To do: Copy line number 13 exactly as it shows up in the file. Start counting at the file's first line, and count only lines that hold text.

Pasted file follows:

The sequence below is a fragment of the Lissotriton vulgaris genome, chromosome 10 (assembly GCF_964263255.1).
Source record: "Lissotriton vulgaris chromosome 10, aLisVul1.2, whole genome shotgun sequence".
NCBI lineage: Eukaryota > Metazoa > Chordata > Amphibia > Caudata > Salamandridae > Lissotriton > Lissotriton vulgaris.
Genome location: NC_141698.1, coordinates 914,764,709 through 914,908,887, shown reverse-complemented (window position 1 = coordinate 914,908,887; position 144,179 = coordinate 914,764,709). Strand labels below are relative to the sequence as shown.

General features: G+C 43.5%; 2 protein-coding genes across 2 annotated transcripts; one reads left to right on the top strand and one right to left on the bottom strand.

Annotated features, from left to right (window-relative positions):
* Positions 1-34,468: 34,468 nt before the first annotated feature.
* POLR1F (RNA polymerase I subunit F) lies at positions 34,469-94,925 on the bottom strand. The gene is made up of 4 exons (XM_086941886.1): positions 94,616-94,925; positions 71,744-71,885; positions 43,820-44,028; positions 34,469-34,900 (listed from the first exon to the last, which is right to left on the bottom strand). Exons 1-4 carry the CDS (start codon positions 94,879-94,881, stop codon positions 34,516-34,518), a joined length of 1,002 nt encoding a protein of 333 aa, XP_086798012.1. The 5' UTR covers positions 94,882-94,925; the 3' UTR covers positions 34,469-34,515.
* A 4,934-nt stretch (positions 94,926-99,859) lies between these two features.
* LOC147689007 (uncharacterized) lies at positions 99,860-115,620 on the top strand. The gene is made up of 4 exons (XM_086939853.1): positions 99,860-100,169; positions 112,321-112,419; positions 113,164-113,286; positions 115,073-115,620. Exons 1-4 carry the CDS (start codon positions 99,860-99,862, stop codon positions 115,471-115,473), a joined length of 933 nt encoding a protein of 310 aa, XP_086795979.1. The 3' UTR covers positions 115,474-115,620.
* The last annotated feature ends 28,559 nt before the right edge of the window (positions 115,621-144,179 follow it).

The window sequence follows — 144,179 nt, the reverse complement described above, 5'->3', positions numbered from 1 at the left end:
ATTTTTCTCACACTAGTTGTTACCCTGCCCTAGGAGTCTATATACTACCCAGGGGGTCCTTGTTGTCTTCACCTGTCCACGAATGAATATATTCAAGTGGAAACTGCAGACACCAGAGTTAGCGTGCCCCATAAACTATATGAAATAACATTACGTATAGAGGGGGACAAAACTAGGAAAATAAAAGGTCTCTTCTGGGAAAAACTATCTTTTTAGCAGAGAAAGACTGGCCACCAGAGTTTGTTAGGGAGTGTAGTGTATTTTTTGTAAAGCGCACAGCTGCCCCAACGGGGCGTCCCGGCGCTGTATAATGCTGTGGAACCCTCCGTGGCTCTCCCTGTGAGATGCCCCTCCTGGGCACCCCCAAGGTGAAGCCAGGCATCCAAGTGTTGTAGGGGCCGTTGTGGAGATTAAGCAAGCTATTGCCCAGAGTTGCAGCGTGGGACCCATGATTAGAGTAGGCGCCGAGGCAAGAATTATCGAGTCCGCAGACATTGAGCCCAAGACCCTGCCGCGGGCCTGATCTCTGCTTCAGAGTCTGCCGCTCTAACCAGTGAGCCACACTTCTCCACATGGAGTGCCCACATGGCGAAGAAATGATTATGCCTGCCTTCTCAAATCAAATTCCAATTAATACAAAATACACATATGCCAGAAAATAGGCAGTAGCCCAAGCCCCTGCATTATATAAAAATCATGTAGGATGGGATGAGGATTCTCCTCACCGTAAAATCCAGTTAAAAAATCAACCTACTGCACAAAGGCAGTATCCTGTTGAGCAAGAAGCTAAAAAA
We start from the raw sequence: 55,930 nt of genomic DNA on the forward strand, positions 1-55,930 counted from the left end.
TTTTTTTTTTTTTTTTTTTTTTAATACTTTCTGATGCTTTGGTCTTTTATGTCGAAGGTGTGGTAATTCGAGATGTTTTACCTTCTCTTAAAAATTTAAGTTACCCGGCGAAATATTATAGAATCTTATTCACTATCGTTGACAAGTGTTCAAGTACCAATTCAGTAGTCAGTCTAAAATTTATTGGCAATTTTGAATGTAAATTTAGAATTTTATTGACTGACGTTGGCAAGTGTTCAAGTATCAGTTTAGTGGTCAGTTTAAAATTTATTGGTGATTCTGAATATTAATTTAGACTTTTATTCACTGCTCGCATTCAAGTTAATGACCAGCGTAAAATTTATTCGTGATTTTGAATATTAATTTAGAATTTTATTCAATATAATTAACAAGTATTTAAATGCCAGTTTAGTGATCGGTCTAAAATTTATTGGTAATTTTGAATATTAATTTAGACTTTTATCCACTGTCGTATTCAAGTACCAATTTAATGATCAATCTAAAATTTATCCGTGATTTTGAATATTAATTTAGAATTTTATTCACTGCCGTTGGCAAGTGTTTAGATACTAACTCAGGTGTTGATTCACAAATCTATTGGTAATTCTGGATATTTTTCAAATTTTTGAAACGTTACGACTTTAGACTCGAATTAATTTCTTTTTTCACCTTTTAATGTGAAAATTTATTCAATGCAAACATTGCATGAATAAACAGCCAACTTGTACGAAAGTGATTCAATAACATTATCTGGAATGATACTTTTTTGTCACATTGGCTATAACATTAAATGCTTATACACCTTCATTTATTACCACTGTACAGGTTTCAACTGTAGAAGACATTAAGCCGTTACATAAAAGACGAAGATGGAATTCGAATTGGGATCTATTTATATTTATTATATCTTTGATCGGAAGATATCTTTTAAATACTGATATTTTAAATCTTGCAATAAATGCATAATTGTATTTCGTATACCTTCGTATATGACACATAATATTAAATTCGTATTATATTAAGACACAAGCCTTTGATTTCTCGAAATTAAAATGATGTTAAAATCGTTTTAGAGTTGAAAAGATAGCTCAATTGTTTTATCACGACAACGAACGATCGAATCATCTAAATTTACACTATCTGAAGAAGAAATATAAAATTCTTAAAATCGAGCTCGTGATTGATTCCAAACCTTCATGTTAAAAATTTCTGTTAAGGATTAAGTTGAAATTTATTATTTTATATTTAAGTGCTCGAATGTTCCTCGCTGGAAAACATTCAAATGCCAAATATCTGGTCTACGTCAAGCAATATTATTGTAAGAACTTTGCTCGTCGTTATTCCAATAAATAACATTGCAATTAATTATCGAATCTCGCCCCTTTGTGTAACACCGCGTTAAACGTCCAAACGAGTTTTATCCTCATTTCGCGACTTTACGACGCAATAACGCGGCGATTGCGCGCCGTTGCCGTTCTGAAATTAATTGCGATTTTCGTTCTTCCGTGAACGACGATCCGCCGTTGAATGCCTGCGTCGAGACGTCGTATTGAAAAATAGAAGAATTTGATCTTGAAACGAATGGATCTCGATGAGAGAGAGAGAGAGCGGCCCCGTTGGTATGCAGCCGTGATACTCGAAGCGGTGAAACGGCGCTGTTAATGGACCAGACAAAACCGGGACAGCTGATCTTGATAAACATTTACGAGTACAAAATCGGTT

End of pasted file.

ATTTTTCTCACACTAGTTGTTACCCTGCCCTAGGAGTCTATATACTACCCAGGGGGTCCTTGTTGTCTTCACCTGTCCACGAATGAATATATTCAAGTGGAAACTGCAGACACCAGAGTTAGCGTGCCCCATAAACTATATGAAATAACATTACGTATAGAGGGGGACAAAACTAGGAAAATAAAAGGTCTCTTCTGGGAAAAACTATCTTTTTAGCAGAGAAAGACTGGCCACCAGAGTTTGTTAGGGAGTGTAGTGTATTTTTTGTAAAGCGCACAGCTGCCCCAACGGGGCGTCCCGGCGCTGTATAATGCTGTGGAACCCTCCGTGGCTCTCCCTGTGAGATGCCCCTCCTGGGCACCCCCAAGGTGAAGCCAGGCATCCAAGTGTTGTAGGGGCCGTTGTGGAGATTAAGCAAGCTATTGCCCAGAGTTGCAGCGTGGGACCCATGATTAGAGTAGGCGCCGAGGCAAGAATTATCGAGTCCGCAGACATTGAGCCCAAGACCCTGCCGCGGGCCTGATCTCTGCTTCAGAGTCTGCCGCTCTAACCAGTGAGCCACACTTCTCCACATGGAGTGCCCACATGGCGAAGAAATGATTATGCCTGCCTTCTCAAATCAAATTCCAATTAATACAAAATACACATATGCCAGAAAATAGGCAGTAGCCCAAGCCCCTGCATTATATAAAAATCATGTAGGATGGGATGAGGATTCTCCTCACCGTAAAATCCAGTTAAAAAATCAACCTACTGCACAAAGGCAGTATCCTGTTGAGCAAGAAGCTAAAAAA